Fig 2.

Examples of institutional maps [25] associated with each of the three types of progress: (a) Utility-driven: Phnom Penh; (b) Regulator-supported: Cairo; (c) Municipality-driven: Ahmedabad. Fig J in S1 Text shows institutional maps for the remaining three cases.

2.5. Comparative case study analysis

Using these three elements (timelines, institutional maps, and case narratives) as inputs, we tabulated case information and performed a comparative analysis, using a process of inductive theory building [51] to identify common or contrasting elements and drivers of success across the six cases (Tables E through I in S1 Text). Within each SES category, we qualitatively characterized how each case resonated with key literature themes and knowledge gaps (Tables A and B in S1 Text). We also specified any additional key elements that surfaced from each case, beyond the existing topics described in the general literature. Within each SES category, we also identified those elements that appeared to be especially critical in enabling, supporting, or driving progress in urban water service provision during each case’s period of improvement, with special emphasis on equity and inclusion for low-income residents. We then used these tables (one for each SES category; Tables E through I in S1 Text) to define patterns, particularly focusing on elements that played a similar role across multiple cases, either generally or in specific types of contexts. Following the example of case study research that contributed to the development of the SES framework [52], we formulated these common elements into characteristics of the enabling environment across cases. As noted when discussing the limitations of this study, we cannot state definitively that these characteristics are necessary or sufficient in different contexts, but they provide a foundation for understanding based on the existing literature and additional insights gleaned from our six cases.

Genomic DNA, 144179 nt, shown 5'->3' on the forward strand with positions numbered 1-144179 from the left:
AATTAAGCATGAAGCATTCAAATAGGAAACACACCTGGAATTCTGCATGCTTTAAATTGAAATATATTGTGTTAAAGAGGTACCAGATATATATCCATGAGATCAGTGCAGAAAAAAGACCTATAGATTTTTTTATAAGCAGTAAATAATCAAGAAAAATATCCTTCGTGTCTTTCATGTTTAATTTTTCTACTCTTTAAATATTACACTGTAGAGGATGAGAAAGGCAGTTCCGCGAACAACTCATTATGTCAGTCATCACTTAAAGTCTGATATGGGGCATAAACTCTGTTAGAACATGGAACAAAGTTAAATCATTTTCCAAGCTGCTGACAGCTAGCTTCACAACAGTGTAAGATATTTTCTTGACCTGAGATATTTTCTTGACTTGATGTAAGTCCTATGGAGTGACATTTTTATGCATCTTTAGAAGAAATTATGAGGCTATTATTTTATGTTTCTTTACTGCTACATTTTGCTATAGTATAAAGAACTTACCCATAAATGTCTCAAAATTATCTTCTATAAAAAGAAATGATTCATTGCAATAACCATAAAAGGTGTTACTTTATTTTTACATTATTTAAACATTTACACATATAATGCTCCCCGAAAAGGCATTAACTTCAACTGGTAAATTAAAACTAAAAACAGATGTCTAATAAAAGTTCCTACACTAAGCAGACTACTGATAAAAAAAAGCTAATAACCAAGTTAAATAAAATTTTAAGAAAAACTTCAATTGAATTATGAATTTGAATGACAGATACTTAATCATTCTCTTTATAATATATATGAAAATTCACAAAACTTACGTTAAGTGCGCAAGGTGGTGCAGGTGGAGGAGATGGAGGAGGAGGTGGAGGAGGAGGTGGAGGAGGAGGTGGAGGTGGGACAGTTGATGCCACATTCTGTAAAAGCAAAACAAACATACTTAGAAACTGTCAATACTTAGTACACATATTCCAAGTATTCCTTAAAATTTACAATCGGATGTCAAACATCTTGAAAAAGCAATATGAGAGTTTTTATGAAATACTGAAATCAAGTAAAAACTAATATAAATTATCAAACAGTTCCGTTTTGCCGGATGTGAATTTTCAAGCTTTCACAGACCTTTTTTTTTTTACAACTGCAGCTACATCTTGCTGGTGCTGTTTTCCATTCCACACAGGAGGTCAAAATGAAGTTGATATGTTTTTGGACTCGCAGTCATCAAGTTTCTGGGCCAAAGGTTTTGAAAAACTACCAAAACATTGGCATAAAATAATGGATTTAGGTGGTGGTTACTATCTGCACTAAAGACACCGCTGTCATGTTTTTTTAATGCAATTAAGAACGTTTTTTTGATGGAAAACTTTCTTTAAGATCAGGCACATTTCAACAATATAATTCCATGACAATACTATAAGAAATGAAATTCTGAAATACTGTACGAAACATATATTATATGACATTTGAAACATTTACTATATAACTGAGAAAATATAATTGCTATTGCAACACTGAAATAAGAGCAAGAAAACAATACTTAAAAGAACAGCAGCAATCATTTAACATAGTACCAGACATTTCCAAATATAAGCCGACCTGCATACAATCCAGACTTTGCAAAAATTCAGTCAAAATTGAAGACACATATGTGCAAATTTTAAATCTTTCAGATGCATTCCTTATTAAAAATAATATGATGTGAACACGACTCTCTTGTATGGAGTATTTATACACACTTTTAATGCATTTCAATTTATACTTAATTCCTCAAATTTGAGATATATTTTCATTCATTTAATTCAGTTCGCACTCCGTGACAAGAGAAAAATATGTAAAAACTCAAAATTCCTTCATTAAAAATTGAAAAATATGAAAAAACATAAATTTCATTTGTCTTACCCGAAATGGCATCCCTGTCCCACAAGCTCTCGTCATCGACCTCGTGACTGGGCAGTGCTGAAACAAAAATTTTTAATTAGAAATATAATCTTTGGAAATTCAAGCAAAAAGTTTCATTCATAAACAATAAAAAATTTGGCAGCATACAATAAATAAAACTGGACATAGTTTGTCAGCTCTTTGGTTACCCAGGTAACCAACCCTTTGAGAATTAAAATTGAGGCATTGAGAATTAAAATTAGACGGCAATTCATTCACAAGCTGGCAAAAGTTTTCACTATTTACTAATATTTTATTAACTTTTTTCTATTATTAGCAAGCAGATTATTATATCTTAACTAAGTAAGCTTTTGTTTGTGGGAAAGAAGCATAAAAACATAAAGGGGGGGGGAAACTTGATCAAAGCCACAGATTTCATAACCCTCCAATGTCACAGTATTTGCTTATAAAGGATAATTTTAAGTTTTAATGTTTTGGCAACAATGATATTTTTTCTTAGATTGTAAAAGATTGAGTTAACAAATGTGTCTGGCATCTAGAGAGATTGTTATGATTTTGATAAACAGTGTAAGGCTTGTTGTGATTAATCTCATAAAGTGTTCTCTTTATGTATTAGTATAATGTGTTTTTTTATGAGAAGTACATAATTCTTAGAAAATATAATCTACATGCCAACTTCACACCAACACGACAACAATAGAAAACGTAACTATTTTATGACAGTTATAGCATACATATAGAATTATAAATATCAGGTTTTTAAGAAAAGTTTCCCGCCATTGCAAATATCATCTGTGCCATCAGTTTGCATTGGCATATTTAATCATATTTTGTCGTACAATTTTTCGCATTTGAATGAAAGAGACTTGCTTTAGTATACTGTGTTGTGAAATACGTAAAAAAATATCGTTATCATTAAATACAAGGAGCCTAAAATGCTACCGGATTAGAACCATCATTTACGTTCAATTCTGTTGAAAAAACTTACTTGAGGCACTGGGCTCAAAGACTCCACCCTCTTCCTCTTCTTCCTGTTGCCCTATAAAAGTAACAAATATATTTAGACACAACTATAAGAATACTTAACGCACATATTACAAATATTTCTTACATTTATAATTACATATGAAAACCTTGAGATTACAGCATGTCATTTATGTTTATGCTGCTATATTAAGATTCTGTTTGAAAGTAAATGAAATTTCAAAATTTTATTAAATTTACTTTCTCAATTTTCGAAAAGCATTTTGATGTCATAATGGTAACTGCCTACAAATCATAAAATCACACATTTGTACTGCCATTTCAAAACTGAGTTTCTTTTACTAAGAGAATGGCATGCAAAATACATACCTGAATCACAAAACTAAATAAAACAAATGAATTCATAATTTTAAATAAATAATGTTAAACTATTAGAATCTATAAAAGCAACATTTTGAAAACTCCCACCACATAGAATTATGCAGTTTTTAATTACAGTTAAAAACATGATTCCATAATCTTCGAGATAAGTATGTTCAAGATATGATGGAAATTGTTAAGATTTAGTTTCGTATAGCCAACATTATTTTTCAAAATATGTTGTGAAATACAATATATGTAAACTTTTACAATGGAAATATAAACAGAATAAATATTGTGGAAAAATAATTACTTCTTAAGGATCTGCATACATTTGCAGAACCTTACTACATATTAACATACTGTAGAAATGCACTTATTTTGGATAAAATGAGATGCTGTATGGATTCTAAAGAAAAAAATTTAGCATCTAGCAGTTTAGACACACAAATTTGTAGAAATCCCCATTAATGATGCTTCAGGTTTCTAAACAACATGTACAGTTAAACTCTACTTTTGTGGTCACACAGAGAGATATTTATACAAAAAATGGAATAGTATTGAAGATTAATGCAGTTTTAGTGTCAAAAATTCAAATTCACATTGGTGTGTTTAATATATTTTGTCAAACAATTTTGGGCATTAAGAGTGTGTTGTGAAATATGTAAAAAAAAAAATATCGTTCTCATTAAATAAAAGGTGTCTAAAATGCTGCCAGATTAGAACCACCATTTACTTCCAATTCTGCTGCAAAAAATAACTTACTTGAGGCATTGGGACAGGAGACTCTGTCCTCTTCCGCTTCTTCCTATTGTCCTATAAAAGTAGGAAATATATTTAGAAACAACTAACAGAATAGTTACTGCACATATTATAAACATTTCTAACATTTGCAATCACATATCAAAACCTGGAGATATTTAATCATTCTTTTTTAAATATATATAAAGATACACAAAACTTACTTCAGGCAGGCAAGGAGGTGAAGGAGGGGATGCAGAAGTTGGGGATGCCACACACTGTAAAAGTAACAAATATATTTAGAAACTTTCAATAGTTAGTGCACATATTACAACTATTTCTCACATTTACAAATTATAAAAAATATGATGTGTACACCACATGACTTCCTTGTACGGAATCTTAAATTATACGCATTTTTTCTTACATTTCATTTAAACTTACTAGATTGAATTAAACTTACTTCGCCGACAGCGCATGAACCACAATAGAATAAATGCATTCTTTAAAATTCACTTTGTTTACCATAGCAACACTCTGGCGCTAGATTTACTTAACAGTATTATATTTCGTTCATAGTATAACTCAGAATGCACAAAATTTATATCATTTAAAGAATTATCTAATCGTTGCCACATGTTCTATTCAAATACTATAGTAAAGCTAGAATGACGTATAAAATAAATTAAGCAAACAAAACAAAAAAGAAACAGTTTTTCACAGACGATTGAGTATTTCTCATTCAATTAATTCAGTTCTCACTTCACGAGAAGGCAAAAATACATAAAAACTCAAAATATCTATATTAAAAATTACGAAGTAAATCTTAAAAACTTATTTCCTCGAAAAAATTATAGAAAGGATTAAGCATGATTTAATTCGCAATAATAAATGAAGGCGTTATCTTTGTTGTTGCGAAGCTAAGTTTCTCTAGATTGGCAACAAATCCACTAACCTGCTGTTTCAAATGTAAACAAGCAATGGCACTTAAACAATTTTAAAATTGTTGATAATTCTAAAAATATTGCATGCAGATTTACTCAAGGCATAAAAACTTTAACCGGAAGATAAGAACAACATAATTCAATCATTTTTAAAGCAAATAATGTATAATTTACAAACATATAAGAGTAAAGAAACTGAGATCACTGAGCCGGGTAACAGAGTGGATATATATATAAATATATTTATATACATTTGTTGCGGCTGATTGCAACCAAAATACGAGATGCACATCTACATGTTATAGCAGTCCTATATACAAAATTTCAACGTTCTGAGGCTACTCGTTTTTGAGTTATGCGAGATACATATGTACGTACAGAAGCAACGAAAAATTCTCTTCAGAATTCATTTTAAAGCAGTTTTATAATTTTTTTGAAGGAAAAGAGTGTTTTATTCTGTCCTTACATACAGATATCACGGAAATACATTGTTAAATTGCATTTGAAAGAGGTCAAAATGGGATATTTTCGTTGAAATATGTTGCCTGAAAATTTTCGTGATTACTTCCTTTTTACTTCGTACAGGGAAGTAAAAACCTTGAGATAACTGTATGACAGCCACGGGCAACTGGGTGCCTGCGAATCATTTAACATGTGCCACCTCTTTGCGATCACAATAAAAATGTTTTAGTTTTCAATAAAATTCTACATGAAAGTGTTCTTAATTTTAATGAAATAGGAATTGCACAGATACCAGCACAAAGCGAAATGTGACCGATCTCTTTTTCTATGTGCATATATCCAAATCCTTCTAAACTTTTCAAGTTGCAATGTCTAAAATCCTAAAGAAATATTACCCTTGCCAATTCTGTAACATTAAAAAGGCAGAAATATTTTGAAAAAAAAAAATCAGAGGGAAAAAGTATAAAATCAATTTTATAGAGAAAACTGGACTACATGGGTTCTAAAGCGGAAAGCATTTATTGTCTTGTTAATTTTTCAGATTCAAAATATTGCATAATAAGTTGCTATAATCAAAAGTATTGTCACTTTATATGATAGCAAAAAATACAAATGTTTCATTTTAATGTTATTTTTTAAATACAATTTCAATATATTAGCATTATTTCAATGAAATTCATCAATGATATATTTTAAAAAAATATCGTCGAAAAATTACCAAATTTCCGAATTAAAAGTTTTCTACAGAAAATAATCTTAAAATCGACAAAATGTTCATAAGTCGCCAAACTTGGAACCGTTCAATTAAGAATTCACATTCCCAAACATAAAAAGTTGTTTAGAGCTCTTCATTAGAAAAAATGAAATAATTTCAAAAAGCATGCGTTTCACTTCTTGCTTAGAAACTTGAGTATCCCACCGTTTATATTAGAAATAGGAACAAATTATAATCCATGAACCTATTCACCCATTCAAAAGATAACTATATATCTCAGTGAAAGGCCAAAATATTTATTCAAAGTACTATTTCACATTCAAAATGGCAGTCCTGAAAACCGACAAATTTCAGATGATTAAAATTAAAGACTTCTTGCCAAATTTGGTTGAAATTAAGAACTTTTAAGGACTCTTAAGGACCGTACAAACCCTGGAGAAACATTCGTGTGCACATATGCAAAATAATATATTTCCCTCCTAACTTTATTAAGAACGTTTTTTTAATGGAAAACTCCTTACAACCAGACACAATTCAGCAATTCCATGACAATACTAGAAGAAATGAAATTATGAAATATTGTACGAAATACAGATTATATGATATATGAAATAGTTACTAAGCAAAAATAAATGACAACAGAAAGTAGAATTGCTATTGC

3. Results

3.1. Characteristics of study cities

Our six case study cities were Abidjan (Cote d’Ivoire), Ahmedabad (India), Bangkok (Thailand), Cairo (Egypt), Phnom Penh (Cambodia), and Porto Alegre (Brazil), capturing the continents of Africa, Asia, and South America (Fig C in S1 Text). Four cities were in countries currently classified as lower-middle income (Cambodia, Cote d’Ivoire, Egypt, India). The remaining two were in upper-middle income countries (Brazil, Thailand), though water service improvements had started in periods with lower income levels. The six cities also exemplified a variety of demographic, social, political, and environmental characteristics, such as urban informality and water stress (Table 1). Population estimates in 2018 ranged from approximately 2 million in Phnom Penh to 20 million in Cairo, according to urban agglomeration data from the United Nations’ World Urbanization Prospects [46].

Table 1. Summary of selected case study cities.

LIA: low-income area.

By 2014, all study cities had achieved at least 85% coverage of piped water on premises, with some cities attaining these high levels much earlier, such as Porto Alegre in 1989 and Cairo in 1996. Coverage data specific to low-income areas was limited, but we found 57% coverage of piped water on premises in surveyed low-income areas of Abidjan in 2018 [68] and 60% in Ahmedabad in 2014 [55]. Most of the cities also performed well with respect to financial management and reliability of water services. Based on reported data from 2005 to 2018 (depending on the city; Table J in S1 Text), all cities except Bangkok were recovering at least 99% of operating costs, while all except Ahmedabad provided reliable water at least 20 hours per day. Phnom Penh performed especially well with respect to non-revenue water, which decreased from 72% in 1993 to only 6% in 2006 and has remained low since then (e.g., 8% in 2018) [81]. Non-revenue water among the remaining five cities ranged from 20% to 34% (Table J in S1 Text), similar to a recent global estimate of 30% [84].